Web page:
Hi, I have to say I agree that all teacher preparation needs to be radically changed--prospective teachers should be in the classroom under expert mentor teachers from day 1, continuously, throughout their trainging. Coursework could be done in the afternoons, after a morning of really working with students under expert guidance. This apprenticeship would help prospective teachers and the profession, and MOST of ALL, students! No longer would brand new teachers have to sink or swim and try to re-invent the wheel constantly--individualized education plans for all students (not just for students needing IEP services) could be designed collaboratively, based on expertise, professional research, and reflective innovating. Meeting needs of every student is paramont to me...apprenticeship can help teachers design teaching based on HOW students learn.

I disagree RtI is a genral education initiative. Gen ed teachers need to be trained in strategic teaching and strategies. Special Education can support this initiative but I have seen too many childeren qualify for special education because of poor teaching.
I also teach at a university and supervise special education services and agree that we need to look at our teacher taraining programs for ALL teachers. Look how many general education teachers come out with little knowledge of classroom management or good literacy training.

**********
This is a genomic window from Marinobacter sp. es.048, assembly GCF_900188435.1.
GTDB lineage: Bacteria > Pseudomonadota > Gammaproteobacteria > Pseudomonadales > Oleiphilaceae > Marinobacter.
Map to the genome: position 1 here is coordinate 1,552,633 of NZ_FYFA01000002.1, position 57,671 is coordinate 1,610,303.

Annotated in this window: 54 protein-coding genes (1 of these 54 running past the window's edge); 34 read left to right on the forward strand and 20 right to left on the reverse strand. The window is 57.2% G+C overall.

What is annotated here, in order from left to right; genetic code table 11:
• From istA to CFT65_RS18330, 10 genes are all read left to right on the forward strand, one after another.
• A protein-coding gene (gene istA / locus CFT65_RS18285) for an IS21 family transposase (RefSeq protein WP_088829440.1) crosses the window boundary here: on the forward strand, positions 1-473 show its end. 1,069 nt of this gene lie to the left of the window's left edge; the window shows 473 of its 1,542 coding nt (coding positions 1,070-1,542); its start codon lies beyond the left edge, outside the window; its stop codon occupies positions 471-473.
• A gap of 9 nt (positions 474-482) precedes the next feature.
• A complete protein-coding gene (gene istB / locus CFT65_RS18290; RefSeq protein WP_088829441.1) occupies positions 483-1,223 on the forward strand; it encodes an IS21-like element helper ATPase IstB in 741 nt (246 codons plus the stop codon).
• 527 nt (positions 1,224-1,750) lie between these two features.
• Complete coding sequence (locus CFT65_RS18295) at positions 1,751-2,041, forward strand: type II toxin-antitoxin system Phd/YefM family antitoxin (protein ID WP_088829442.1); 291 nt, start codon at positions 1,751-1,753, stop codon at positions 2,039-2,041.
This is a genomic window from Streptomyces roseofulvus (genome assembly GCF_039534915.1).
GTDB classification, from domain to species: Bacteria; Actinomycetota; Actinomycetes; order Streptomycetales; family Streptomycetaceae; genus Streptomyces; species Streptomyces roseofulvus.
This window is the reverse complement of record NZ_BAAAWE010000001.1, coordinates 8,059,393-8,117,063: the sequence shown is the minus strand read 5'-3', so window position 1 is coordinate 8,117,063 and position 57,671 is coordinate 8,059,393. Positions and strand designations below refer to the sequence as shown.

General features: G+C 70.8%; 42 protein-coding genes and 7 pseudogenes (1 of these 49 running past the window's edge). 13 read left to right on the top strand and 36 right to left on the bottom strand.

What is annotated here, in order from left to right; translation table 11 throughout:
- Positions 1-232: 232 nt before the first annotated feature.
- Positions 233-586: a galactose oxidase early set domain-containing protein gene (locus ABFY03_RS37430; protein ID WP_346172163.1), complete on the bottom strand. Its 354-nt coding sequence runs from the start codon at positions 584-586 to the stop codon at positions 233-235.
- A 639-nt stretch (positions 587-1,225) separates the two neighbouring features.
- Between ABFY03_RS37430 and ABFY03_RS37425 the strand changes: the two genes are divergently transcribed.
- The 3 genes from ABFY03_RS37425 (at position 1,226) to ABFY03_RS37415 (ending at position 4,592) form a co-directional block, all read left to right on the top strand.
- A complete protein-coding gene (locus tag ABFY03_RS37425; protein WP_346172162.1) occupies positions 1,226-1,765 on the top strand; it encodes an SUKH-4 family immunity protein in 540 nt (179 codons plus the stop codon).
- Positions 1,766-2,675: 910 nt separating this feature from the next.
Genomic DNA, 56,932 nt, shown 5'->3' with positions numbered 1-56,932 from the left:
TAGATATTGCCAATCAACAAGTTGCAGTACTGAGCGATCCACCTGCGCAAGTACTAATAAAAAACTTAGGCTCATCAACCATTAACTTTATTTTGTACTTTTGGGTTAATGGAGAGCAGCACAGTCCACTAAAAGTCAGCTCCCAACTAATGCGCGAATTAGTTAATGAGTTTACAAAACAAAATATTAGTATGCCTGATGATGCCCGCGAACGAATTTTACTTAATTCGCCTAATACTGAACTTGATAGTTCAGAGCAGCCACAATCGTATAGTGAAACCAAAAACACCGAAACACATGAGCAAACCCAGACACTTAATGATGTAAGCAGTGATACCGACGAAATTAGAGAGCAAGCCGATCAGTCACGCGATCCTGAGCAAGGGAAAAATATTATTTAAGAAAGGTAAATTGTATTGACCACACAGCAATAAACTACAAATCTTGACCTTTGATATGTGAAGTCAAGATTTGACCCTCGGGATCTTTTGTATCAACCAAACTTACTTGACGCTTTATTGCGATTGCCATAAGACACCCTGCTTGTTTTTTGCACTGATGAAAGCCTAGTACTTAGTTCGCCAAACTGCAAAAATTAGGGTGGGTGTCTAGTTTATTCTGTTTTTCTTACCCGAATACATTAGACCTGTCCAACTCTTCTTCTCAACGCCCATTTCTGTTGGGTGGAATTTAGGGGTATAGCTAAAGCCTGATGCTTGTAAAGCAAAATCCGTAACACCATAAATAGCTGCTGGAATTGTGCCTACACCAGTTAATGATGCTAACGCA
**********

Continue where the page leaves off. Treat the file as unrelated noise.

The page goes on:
This issue should definitely be revisited when the article comes out. I *think* that Sindelar's point was that special education teachers should receive specific training in the "tier 2" and "tier 3" interventions, not that only spec ed teachers would do RTI.

I really like the idea of an apprenticeship model because it seems like that's what we're doing now. New teachers are usually required to do a lot of professional development. Maybe colleges can't really do it all.

Benjamin Lignugaris/Kraft, a 68 year old professor at Utah State questioned whether a general education foundation should be a prerequite to a special education career. Well, Ben, things in the Special Education world have changed quite a bit since you went to school.